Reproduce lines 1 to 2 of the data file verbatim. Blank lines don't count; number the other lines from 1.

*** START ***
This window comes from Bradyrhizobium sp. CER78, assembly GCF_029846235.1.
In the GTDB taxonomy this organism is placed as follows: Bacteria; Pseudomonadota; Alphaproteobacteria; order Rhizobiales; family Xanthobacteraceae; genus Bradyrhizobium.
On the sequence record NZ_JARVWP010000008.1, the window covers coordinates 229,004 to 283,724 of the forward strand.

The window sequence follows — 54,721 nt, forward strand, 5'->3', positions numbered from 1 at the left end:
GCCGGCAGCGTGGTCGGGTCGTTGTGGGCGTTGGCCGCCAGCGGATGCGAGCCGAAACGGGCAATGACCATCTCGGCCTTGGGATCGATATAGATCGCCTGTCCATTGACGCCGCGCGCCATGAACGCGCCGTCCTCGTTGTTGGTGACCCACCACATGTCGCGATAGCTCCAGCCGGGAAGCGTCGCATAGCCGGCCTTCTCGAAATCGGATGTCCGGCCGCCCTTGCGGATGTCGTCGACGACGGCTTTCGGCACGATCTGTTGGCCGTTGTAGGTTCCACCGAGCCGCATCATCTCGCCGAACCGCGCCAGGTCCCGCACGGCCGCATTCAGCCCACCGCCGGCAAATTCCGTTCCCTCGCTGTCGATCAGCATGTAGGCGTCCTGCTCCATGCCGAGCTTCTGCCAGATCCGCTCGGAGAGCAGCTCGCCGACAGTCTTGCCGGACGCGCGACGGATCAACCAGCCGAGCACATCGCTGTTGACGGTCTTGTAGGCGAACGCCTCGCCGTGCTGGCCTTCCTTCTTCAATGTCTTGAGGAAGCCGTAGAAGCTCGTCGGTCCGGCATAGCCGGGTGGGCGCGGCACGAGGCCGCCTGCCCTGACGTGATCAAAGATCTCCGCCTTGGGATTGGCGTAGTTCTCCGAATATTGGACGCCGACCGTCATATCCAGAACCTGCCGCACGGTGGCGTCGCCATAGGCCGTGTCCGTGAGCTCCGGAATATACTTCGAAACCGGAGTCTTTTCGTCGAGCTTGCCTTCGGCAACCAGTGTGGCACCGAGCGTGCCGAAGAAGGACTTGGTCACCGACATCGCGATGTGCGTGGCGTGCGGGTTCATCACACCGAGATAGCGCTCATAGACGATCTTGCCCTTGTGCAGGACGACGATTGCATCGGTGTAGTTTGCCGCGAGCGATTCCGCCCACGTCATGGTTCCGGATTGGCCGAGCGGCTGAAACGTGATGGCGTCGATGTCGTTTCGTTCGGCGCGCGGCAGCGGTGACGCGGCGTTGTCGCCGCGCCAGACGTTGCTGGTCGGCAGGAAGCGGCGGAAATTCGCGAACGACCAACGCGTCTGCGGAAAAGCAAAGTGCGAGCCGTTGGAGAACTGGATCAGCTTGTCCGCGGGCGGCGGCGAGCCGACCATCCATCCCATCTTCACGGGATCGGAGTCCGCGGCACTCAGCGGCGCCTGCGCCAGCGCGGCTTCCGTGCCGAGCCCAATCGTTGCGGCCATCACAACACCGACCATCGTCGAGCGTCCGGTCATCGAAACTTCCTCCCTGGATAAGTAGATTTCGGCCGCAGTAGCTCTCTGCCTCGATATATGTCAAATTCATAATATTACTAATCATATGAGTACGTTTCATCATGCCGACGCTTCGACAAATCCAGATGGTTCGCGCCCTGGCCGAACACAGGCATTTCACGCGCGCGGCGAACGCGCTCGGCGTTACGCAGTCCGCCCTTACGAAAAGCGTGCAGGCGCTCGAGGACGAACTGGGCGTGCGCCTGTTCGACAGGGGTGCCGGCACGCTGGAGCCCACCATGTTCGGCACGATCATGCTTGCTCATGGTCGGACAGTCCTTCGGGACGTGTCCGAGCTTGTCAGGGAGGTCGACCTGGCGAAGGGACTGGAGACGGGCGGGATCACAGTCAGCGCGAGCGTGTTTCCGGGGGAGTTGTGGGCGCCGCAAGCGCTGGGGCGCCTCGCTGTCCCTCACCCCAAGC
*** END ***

This window comes from Bradyrhizobium sp. CER78, assembly GCF_029846235.1.
In the GTDB taxonomy this organism is placed as follows: Bacteria; Pseudomonadota; Alphaproteobacteria; order Rhizobiales; family Xanthobacteraceae; genus Bradyrhizobium.